ITERATION 1 Current error: 2.8477734056 -------------------- Center: c2 Length: 4 Center point: 0.200 0.000 0.000 c3 0.100 0.100 0.100 c1 0.800 0.000 0.500 b2 0.000 0.000 0.200 c2 0.200 0.000 0.000 c3 -------------------- Center: c1 Length: 3 Center point: 0.800 0.900 0.200 a2 0.900 0.800 0.100 a1 0.800 0.900 0.200 a2 0.500 0.500 0.500 d1 -------------------- Center: c0 Length: 2 Center point: 0.900 0.900 0.300 a3 0.900 0.100 0.600 b1 0.900 0.900 0.300 a3
In the next iteration, the error drops, and several of the points have shifted clusters (a3, b2, and d1).
ITERATION 2 Current error: 2.72339291187 -------------------- Center: c2 Length: 3 Center point: 0.275 0.025 0.200 0.100 0.100 0.100 c1 0.000 0.000 0.200 c2 0.200 0.000 0.000 c3 -------------------- Center: c1 Length: 3 Center point: 0.733 0.733 0.267 0.900 0.800 0.100 a1 0.800 0.900 0.200 a2 0.900 0.900 0.300 a3 -------------------- Center: c0 Length: 3 Center point: 0.900 0.500 0.450 0.900 0.100 0.600 b1 0.800 0.000 0.500 b2 0.500 0.500 0.500 d1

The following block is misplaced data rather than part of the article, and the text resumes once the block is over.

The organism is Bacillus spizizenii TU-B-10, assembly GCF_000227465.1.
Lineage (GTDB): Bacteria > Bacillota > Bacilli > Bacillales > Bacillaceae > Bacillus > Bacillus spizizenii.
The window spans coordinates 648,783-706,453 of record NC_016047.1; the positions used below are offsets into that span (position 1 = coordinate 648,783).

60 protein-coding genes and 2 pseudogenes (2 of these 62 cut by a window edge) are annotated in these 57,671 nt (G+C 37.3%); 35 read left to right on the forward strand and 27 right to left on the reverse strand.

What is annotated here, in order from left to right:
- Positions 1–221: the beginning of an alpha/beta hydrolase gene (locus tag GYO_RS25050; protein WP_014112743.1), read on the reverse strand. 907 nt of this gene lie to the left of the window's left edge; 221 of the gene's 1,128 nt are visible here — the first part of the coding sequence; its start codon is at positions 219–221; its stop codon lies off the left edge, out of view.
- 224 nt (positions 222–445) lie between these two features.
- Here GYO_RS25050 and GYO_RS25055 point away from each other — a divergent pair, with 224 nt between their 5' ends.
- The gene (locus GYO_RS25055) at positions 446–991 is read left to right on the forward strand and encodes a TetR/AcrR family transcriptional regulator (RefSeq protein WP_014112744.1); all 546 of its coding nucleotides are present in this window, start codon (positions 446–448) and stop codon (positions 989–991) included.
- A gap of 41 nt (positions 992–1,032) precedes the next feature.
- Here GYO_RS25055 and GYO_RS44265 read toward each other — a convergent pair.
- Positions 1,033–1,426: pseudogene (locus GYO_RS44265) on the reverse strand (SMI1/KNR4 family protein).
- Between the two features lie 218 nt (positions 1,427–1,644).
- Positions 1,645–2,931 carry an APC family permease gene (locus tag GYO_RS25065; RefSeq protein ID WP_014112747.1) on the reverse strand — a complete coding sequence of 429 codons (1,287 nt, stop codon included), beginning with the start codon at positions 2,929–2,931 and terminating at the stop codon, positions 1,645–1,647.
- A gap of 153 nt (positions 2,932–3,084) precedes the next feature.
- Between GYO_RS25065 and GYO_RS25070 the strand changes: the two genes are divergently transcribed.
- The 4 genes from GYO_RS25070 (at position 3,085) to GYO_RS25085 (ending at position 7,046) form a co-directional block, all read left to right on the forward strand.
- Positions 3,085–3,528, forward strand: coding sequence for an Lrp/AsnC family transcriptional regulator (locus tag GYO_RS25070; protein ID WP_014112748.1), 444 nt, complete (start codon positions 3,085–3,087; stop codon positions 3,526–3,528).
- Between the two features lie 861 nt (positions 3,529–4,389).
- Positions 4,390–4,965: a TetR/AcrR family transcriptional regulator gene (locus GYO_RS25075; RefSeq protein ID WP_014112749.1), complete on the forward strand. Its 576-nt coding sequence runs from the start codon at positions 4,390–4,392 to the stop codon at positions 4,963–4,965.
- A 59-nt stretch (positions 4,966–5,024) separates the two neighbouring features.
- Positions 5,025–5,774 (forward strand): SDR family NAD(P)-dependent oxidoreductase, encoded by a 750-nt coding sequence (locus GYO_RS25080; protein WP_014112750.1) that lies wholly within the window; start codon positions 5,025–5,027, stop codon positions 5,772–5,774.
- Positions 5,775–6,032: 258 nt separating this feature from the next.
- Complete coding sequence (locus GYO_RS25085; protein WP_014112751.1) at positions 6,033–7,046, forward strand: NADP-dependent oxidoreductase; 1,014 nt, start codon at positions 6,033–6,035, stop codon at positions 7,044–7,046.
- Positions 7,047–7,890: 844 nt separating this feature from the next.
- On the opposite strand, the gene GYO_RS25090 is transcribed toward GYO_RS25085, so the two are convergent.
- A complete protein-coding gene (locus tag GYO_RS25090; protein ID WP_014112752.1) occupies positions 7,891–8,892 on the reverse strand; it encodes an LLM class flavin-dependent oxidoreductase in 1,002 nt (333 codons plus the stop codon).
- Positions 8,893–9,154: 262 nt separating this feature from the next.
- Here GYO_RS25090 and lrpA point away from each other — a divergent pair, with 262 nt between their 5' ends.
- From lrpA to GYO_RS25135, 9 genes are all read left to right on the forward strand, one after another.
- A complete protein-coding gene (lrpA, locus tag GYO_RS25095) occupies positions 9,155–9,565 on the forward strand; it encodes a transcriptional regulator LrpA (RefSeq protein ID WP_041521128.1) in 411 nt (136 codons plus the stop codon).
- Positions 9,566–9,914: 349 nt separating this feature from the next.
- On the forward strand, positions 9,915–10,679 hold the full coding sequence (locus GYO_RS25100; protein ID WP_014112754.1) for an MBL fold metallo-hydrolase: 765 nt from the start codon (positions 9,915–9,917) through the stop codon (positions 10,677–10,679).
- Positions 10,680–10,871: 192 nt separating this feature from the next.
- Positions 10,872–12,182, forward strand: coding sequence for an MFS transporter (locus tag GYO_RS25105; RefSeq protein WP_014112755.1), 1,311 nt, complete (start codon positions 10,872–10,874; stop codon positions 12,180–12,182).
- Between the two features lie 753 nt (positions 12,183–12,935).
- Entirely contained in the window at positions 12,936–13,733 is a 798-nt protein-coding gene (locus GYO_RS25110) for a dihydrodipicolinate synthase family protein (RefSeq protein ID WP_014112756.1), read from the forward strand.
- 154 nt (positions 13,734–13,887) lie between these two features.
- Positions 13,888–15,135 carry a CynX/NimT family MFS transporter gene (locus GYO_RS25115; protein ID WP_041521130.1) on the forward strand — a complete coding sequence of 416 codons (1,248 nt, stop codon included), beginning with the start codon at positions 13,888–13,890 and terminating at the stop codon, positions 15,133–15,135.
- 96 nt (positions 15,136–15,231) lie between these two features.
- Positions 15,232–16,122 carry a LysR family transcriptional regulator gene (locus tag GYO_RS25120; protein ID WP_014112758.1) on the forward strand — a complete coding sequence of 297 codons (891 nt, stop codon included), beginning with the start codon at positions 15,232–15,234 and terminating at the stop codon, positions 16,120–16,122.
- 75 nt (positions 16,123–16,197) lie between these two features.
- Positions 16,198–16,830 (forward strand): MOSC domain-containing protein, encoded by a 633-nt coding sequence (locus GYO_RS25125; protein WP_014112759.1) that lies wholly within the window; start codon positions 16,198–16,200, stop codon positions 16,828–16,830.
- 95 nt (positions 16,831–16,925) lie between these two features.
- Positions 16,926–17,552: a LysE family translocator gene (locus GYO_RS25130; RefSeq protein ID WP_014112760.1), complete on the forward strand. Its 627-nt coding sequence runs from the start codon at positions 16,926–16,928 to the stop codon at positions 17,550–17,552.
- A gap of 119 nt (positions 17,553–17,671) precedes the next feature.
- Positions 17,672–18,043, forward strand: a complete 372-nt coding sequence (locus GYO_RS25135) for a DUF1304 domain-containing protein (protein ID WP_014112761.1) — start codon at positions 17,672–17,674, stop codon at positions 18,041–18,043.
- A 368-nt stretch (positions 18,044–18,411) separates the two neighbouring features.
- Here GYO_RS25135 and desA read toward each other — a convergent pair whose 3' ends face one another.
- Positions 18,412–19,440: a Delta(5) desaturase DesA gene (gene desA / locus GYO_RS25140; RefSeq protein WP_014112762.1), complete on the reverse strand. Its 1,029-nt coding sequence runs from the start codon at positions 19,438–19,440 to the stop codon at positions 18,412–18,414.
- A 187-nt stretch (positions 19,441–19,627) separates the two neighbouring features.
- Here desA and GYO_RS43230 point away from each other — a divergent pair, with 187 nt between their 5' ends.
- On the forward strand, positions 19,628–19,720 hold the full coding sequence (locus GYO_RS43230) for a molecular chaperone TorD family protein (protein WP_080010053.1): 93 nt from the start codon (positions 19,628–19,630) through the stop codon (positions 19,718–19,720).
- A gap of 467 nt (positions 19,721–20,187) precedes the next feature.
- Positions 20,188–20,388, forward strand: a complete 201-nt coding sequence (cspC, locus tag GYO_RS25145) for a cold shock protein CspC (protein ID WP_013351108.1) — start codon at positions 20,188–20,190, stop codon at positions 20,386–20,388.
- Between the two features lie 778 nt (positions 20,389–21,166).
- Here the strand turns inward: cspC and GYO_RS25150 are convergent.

In the final iteration error drops again, but none of the points have moved centers, so the program ends.
ITERATION 3 Current error: 1.46750698081 -------------------- Center: c2 Length: 3 Center point: 0.100 0.033 0.100 0.100 0.100 0.100 c1 0.000 0.000 0.200 c2 0.200 0.000 0.000 c3 -------------------- Center: c1 Length: 3 Center point: 0.867 0.867 0.200 0.900 0.800 0.100 a1 0.800 0.900 0.200 a2 0.900 0.900 0.300 a3 -------------------- Center: c0 Length: 3 Center point: 0.733 0.200 0.533 0.900 0.100 0.600 b1 0.800 0.000 0.500 b2 0.500 0.500 0.500 d1 -------------------------------------------------- Centers have stabilized after 3 iterations Final error: 1.46750698081